Vortex Razor HD Gen II 4.5-27x56mm and 3-18x50mm
Talk about a home run. Vortex really nailed it with these. The package comes with a 4″ sunshade and tools all in fitted foam and a nice looking if understated box. The scope itself caught me off guard in a number of ways.
First, the price. Given the full feature set: Japanese made bona fide’s, amazing glass, locking turrets, illumination, zero stop, etc… and the perfection that they’ve all been implemented with the price is easily 1000 bucks under many contenders. How they’re able to do that I don’t know but I’m going to assume that they’re making up on margins with volume. From the ratio of Razor’s to competitive scopes I see at matches I’m going to venture to guess that such a strategy is at least a component of the resultant low price.
I was actually at a match when I bought my first Razor II, a 3-18x50mm. Another competitor had some of his scopes on the swap-meet table at the match and I bellied up to the bar and took a peek. His Vortex Viper PST’s were not really interesting to me but the Razor, that was an attention grabber. They’re so popular with so many top shooters that I couldn’t help but covet it a bit.
Apart from the substantial heft (more on that later) the entire thing impressed me. Optically it was brilliant, the reticle design was great, turret feel and features were exactly what I’ve always thought of as perfect. The owner told me he got the 3-18x because no 4.5-27x’s were available at the time and he had matches to shoot. Once he got his 4.5-27x there was no need for the 3-18x and so I got it for a song.
As soon as I had one, I started to look at my US Optics scopes and considered how much more modern and comparatively well executed the Razors are and decided to move to Razor II’s for some of my match rifles. So, I went out and swapped my ER-25 from USO for a 4.5-27×56 Razor II and some accessories. It immediately fixed the balance issues I had from the ultra long ER-25 as the Razor is much much shorter in length. The rifle feels a lot better for positional shooting now and there’s no tunneling or vignetting like with the USO variables I’d had on top.
The heft is substantial. No joke but, also not unexpected with a top shelf optic. A 4.5-27x is right over 3lbs once you slap rings on it. The weight is excitingly evenly distributed along the length giving a nicely balanced feel to the thing. Not having the weight biased helps with rifle balance on my guns with their long heavy barrels. The mass of the optic helps shift that weight bias of the weapon system back toward the rear.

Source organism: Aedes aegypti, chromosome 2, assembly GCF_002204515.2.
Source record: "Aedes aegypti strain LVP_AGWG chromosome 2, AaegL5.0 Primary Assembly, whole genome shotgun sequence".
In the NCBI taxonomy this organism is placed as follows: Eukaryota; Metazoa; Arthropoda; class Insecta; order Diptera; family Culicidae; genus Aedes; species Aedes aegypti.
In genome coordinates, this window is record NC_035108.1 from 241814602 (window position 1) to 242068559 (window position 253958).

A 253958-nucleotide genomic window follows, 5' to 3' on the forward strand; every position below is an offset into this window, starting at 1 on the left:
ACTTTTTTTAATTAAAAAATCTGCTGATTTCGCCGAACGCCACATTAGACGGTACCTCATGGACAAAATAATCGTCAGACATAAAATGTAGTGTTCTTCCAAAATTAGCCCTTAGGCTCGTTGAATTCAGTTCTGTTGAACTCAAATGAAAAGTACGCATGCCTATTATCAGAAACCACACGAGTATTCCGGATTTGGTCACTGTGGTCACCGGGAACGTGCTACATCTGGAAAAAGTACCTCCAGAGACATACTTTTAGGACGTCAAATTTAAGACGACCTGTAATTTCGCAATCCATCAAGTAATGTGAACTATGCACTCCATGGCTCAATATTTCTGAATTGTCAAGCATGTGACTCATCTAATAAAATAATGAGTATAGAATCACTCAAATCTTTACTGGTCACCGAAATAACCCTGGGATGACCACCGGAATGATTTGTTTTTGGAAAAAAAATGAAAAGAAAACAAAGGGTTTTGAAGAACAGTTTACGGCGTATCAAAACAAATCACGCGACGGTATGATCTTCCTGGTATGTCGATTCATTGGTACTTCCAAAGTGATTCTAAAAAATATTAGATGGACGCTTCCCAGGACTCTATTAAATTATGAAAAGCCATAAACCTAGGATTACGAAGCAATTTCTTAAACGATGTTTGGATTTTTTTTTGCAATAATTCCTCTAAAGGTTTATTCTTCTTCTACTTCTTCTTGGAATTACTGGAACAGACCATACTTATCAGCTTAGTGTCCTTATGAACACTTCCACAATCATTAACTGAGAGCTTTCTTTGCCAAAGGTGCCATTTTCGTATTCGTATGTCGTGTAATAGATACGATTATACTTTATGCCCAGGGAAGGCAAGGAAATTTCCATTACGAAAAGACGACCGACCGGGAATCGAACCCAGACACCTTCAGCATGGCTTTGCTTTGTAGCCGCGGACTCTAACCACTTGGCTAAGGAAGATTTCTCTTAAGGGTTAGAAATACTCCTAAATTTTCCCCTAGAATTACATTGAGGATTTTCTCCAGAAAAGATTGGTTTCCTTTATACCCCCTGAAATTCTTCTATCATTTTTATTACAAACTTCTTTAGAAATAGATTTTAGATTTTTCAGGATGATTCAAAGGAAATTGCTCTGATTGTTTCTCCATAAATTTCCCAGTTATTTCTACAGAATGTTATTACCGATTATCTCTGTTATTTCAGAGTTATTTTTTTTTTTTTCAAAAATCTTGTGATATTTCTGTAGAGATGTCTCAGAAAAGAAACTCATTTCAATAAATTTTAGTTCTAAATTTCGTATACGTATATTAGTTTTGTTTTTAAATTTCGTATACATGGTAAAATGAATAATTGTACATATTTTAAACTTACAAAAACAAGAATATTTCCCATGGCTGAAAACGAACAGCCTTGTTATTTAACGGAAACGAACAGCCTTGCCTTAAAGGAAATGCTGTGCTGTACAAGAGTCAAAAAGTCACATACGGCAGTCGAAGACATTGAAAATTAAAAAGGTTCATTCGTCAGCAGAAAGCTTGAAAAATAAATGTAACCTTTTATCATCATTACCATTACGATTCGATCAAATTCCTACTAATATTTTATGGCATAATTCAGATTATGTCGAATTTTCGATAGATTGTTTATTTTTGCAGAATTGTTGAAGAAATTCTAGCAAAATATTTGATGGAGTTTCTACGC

Turrets are locking .1mrad with zero stops. Clicks are extremely positive but not difficult and there’s no accidentally landing between clicks. It’s in one notch or the other. The zero stop and re-settable turrets are fairly easy to deal with and allows for a little dial-under below your zero which is nice. The parallax knob is well placed, well sized and has just the right amount of resistance with an amazingly close minimum setting. The illumination control being housed inside the parallax knob helps to keep the package compact and doesn’t interfere with bolt handles like a lot of ocular bell mounted illumination controls. The illumination rheostat has off positions between every lit position meaning you don’t have to spin a bunch on the knob to turn it off.
The reticle is the christmas tree style EBR-2C reticle in MRAD. The hole in the center of the reticle is great and doesn’t obscure small targets. I have been loathe to accept the new tree reticles that have taken over the world but after getting into long range shooting that isn’t done from the prone position and where there are multiple shots and time limits that it’s actually super helpful especially when there’s variable wind in the mix.
All in all it’s exactly what you’d expect from a tier 1 optic. Amazing glass, flawless implementation of every feature and well thought out ergonomics in a compact package that’s superbly capable of doing what it’s advertised to be able to do. A rarity in optics.
I did have one problem setting it up that turned out to be my fault and a quick call to their support line had the instructions I needed to verify a diagnosis and to take corrective action.